CHICAGO (Legal Newsline) – A closely watched Fair Credit Reporting Act (FCRA) case could have bearing on Illinois' one-of-a-kind biometric privacy law after an appeals court ruled last month the plaintiff alleged no actual harm, an attorney who defends businesses against such cases said during a recent interview.
However, even if the case, Rosenbach v. Six Flags Great America, is appealed to the Illinois Supreme Court, there is no guarantee the high court will hear the case, Gerald J. Maatman Jr., senior partner in Seyfarth Shaw's Chicago and New York offices, said during a Legal Newsline interview.
"The Illinois Supreme Court, not unlike the supreme courts of other states or the United States, is very busy," Maatman said. "And many, many appeals are lodged with it. It hears maybe less than 5 percent of those appeals."
The putative class action marks the first time the Illinois Biometric Information Privacy Act has ever been interpreted at the state's appellate level in Illinois, Maatman said.
"And so the issue would be for the Illinois Supreme Court would be whether that ruling is correct and will, therefore, no need to review it; or 'Should we wait until there's a conflicting decision by one of the other five appellate courts and then resolve the conflict between the two decisions?'" he said.
"So probably, in my opinion, there needs to be a bit more case law that develops under the statute before the Illinois Supreme Court weighs in on it."
Plaintiff Stacy Rosenbach claimed that Six Flags violated the state's Biometric Information Privacy Act when her son purchased a season pass and was fingerprinted without written consent or disclosing what the plan was to collect, store, use or destroy his biometric identifiers or information.
Under the Biometric Information Privacy Act, a plaintiff must allege actual harm, which doesn't have to be monetary but could be a technical violation.
Rosenbach did not claim any harm but she said she wouldn't have purchased the season pass if she'd known Six Flags intended to violate the Biometric Information Privacy Act.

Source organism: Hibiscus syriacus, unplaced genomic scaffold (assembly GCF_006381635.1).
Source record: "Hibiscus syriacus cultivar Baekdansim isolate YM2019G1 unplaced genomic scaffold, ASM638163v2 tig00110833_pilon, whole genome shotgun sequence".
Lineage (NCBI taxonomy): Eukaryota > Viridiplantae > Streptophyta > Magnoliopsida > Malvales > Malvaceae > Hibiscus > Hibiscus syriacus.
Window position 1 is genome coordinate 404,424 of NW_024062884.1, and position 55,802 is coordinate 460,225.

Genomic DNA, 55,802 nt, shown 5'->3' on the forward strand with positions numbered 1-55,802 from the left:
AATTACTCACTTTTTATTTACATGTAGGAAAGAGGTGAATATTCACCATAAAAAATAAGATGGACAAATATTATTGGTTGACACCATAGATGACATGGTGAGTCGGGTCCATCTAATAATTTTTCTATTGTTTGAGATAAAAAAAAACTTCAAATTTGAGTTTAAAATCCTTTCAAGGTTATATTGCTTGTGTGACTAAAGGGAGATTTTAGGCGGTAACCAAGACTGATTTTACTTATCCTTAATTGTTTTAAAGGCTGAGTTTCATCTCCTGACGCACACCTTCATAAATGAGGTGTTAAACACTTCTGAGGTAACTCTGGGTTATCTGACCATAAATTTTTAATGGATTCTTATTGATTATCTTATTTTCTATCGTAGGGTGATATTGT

In an opinion handed down Dec. 21, the Illinois 2nd District Appellate Court in Elgin ruled that Rosenbach had failed to show legal harm had resulted from the fingerprint scan. Maatman said he agreed with that ruling.
"I agree with it because it's in line with the U.S. Supreme Court's decision the Spokeo case from 2016 that established what sort of injury a litigant must suffer in order to have what's called 'standing' to bring a lawsuit," he said.
"The Illinois Biometric Information Privacy Law and the numerous class actions that have been brought under it, many people have looked at them and are alleging what are known as technical violations of the law or nonpocketbook injury; simply a breach of a provision of law that has not impact one way or another on a particular individual.
"In this case, it's the first one to decide in Illinois what sort of injury is required by someone who brings a lawsuit under that statute. That falls in line with analogous federal precedent that says there must be a distinct injury to that person or their property, separate and part from simply just a technical violation of the law."
An appeal of the Rosenbach case, if one is filed, would be within the confines of Illinois state law.
"If there is an appeal, I would anticipate the plaintiffs would appeal and say the standing analysis used by the Illinois appellate court is inconsistent with the statute as written and that technical violations of the law allow a plaintiff to sue," Maatman said.
"I think that would be out of line with the majority rule in the U.S. Supreme Court's decision in Robins v. Spokeo but stranger things certainly have occurred."
The U.S. Supreme Court may hear Spokeo Inc. v. Robins again.
The plaintiff in that case, Thomas Robins, claimed Spokeo Inc., a so-called "people search engine," violated the Fair Credit Reporting Act when it published inaccurate information about him, including wrong information about his age, education, employment status and details about his personal life.
Robins claims the wrong information Spokeo published about him damaged potential employment opportunities for himself and anyone else covered in his class action.
Spokeo long has claimed that Robins hasn't alleged sufficient injury.
The Spokeo case had been remanded back to the U.S. Court of Appeals for the Ninth Circuit in May 2016 by the U.S. Supreme Court, which directed the lower court to identify an accompanying concrete harm in the case.
In its subsequent ruling this past August, the Ninth Circuit, despite direction from the Supreme Court, did not determine actual harm but instead ruled that the inaccurate information was material and must have resulted in harm.
Spokeo filed a writ of certiorari with the U.S. Supreme Court on Dec. 4.